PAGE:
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The Quest of the 'Golden Hope': A Seventeenth Century Story of Adventure By Percy F. Westerman Characters: 10484

Updated: 2017-12-01 00:03

Safe in Port

'Twas a strange sight that met my eyes as I rushed on deck and gained the fo'c'sle.

The wind had fallen light, and in the cold, raw gloom of that November morning I could see ahead and on both sides of us a multitude of great warships.

They were sailing in close order, under all plain sail, and had just gone about on the starboard tack, for their crews were still engaged with the halyards and braces, in obedience to orders shouted in a foreign tongue.

This manoeuvre had thrown us fairly across their line, so that only by putting our helm hard up were we able to avoid being run down by a huge two-decker.

In the comparatively small limit of my vision, for the weather was thick, I counted over forty sail, though, judging by the sounds, there must have been twice that number hidden in the mist.

We scraped past the two-decker at barely ten yards' distance. She was high-sided, and painted with one broad yellow and two narrow brown stripes; while through her green-lined ports the muzzles of some thirty-two brass guns flashed dully in the moist atmosphere.

Her decks were crowded with men, for in addition to her crew there were about a hundred phlegmatic-looking soldiers, in blue-and-yellow uniforms. On her poop stood a burly great-coated officer, who raised his speaking-trumpet with the evident intention of hailing us; but apparently he thought better of it, and in almost perfect silence, save for the hiss of the water at her cutwater and the straining and creaking of her tackle, the ship glided past. Then, as she displayed her lofty stern, with its wreath of decorative giltwork, I read the name Maese.

For a full half-hour we were hard put to it to avoid being run down by the ships of the mighty fleet, which, we learned from the crew of the Phoenix, was known to have been lying at Helvoetsluys, ready to carry the Prince of Orange to England to wrest the crown from his incapable father-in-law, King James.

"Where are they bound for, being so far down Channel?" asked the master gunner.

"Nay, I know not," replied Captain Jeremy. "But Heaven forfend that they land in the West. Enough English blood was wasted in the last rising, as many of us know."

"What chance hath the Prince, think you?" he continued, addressing the master of the Phoenix, who had also turned out to see the unwonted sight.

"A far better one than had the Duke of Monmouth," was the answer; "though, with all his faults, give me King James. I fought under him when he was Duke of York, and a braver seaman never trod deck."

"Ah! James Duke of York and James King of England are two very different personages, I trow," replied Captain Jeremy. "The best fighter is ever the worst statesman."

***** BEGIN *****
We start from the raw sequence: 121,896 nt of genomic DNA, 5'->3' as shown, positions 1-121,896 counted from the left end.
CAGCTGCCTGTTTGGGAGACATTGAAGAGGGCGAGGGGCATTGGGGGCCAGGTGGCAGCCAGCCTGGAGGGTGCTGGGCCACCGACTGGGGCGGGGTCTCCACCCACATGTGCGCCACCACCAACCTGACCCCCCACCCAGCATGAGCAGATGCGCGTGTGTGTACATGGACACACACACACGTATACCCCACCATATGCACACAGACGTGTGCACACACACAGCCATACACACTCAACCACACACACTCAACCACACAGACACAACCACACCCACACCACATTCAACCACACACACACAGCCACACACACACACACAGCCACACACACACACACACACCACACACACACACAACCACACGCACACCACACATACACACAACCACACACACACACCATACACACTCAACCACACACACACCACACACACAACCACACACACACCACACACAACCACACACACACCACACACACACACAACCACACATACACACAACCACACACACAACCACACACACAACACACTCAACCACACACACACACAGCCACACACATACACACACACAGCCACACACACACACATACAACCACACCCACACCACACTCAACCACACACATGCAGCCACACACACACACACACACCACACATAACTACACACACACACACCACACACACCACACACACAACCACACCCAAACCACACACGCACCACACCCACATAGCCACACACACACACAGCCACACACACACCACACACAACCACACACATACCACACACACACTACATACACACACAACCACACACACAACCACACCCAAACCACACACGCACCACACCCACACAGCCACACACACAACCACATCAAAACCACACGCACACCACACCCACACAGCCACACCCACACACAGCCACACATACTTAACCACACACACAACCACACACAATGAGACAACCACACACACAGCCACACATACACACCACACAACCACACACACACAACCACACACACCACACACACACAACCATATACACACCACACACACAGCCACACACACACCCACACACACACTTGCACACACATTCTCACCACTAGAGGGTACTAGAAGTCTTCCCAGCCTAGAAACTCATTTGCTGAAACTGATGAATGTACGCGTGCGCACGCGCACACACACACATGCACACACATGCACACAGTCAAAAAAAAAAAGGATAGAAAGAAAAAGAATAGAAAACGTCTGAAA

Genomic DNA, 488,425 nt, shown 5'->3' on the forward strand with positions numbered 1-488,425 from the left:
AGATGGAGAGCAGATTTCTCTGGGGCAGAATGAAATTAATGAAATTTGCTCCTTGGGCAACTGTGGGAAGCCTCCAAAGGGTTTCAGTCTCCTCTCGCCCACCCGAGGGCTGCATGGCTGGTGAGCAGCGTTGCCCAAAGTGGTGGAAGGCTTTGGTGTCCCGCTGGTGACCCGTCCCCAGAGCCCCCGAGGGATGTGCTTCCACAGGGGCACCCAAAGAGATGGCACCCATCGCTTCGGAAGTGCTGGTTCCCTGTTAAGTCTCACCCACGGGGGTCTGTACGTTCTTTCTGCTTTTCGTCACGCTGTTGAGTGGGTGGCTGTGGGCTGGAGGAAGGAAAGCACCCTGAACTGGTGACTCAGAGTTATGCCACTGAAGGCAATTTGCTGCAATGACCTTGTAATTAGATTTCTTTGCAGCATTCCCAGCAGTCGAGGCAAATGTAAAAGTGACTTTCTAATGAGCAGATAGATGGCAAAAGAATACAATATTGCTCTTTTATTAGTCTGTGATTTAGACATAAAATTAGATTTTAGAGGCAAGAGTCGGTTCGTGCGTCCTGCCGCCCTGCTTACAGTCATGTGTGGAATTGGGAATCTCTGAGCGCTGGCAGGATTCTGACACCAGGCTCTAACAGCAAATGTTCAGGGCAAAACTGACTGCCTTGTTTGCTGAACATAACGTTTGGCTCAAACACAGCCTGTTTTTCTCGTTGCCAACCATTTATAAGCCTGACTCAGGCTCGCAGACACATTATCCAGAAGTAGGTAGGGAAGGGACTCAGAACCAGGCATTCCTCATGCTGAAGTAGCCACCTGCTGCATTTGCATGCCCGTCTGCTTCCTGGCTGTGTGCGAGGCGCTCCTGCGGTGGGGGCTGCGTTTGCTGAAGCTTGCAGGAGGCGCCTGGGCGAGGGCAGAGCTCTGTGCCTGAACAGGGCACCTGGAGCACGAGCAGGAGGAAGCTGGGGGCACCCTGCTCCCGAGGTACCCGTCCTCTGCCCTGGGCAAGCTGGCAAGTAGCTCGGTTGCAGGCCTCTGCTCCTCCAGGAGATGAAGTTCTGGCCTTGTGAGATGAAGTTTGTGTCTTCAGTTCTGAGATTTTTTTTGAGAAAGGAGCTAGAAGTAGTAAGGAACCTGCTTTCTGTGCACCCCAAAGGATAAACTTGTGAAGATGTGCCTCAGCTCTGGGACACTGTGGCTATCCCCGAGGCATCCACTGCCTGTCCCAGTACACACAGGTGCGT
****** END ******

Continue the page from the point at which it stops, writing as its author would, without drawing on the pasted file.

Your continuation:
"After all," said the master of the Phoenix, "so long as there are English ships at sea and plenty of work for us poor seamen, it matters not much who rules the roost. That's how the wind blows, say I."

"The wind draws ahead," observed Captain Jeremy; "that is the matter that concerns us chiefly. I doubt whether we'll see port today."

This was indeed the case, for the breeze, now provokingly light, had backed till it came from the east'ard, so that it meant a dead beat to windward. To men long absent from home this was especially galling, though in my case I found consolation in being in the company of Mistress Winifred, with whom I generally managed to have several hours pleasurable conversation.

Neither did we make Poole that day nor the next, for it fell a flat calm, after the manner of St. Martin's summer, so that for thirty-six hours we drifted with the tide within sight of the Dorset hills.

At length a steady southwesterly breeze sprang up, and, with barely a hogshead of biscuit and a gallon of water aboard, the Golden Hope came in sight of Poole Harbour.

"What cheer--ho, Master Light!" exclaimed Captain Jeremy, as a weather-beaten pilot came over the side. "How fares it at home?"

"Precious little news," replied the pilot, "though they say that English beef will henceforth be flavoured with Orange."


"Aye; they say the Dutchman hath landed at Torbay, and advanced on Exeter. In short, there are all sorts of rumours, yet I pay scant heed to them."

With the air of a man who, in the exercise of his duty, scorns to indulge in conversation, Master Light made his way aft, and under his guidance the Golden Hope threaded the tortuous channel that leads to Poole Town.

"Is it your wish to berth alongside the quay?" demanded the pilot.

"Nay, rather I would anchor in the stream," replied Captain Jeremy, mindful of the precious nature of our cargo.

"Hands shorten sail!"

Slowly the Golden Hope, with ever-decreasing way, glided abreast of the town, and with the welcome order, "Let go", the anchor plunged into the muddy waters of Poole Harbour.

The voyage of the Golden Hope was over.

The news of the success of the Prince of Orange was hailed with delight by the former crew of the Neptune. To them it meant that they were free to return to their homes in the marshes of Somerset, without fear of being again hauled before the justices and sentenced to a horrible existence in the unhealthy swamps of Barbados; and on this acco